Sunday, 17 May 2020

Einstürzende Neubauten ‎– Kollaps (1981)

Style: Industrial, Noise, Experimental, Avantgarde
Format: CD, Vinyl
Label: Potomak, Spalax Music, Indigo

01.   Tanz Debil
02.   Steh Auf Berlin
03.   Negativ Nein
04.   U-Haft-Muzak
05.   Draußen Ist Feindlich
06.   Schmerzen Hören
07.   Jet'm
08.   Kollaps
09.   Sehnsucht
10.   Vorm Krieg
11.   Hirnsäge
12.   Abstieg & Zerfall
13.   Helga
14.  Schieß Euch Ins Blut
15.   Rohrbombe
16.   Futuristischer Dub
17.   Sado-Masodub
18.   Liebesdub
19.   Spionagedub
20.   Mikrobendub
21.   Gastarbeiterdub
22.   Rivieradub
23.   Lünebest

Performer – Blixa Bargeld, F.M. Einheit, N. U. Unruh
Written-By – Einstürzende Neubauten

Einstürzende Neubauten's first album, as one might imagine, is their most primitive and radical effort, the purest expression of their original aesthetic. This makes the album both historically significant and conceptually intriguing, of course, but what's most interesting about this album is that it still sounds surprising decades after its release. Often, albums that are considered extreme art statements upon their debut sound almost quaint a few years later, but while Kollaps perhaps sounds less extreme to ears that heard industrial music turned into disco pabulum by the likes of Nine Inch Nails than it did before, songs like the eight-minute title track and the rumbling live closer, "Negativ Nein," are still a fascinating blend of rhythm and random bashing, tonality and atonality, with anguished vocals by Blixa Bargeld that often seem to have little connection with anything else in the piece. The brief tracks, like the 80-second "Sehnsucht," are even more extreme explorations of pure noise. Starting as early as the next album, Einstürzende Neubauten would begin slowly introducing more mainstream musical concepts into their aesthetic, making Kollaps as undiluted a listening experience as there is in the entire catalog.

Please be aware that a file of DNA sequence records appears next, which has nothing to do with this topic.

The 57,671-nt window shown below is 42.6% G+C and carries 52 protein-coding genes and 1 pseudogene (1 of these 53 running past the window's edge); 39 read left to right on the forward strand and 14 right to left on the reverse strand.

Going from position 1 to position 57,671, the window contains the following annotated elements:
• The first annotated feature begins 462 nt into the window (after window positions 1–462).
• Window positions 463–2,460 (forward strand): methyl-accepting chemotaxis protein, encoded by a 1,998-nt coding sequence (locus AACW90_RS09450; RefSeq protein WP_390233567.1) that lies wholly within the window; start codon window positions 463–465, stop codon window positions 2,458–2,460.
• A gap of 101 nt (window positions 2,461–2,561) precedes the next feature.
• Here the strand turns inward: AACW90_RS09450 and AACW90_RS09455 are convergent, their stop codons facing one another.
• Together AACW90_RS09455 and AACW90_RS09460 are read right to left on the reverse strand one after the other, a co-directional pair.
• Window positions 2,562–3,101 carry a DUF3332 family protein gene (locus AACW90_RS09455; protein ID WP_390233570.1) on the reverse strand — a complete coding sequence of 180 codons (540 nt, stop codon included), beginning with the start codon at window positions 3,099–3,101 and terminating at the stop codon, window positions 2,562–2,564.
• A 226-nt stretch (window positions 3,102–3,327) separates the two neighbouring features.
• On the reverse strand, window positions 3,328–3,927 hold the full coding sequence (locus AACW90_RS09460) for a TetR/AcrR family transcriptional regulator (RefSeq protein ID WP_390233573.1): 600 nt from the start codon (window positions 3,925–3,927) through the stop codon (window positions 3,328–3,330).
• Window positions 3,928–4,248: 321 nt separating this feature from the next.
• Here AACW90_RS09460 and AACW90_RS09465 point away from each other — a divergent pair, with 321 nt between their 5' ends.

Stewart Mason / AllMusic

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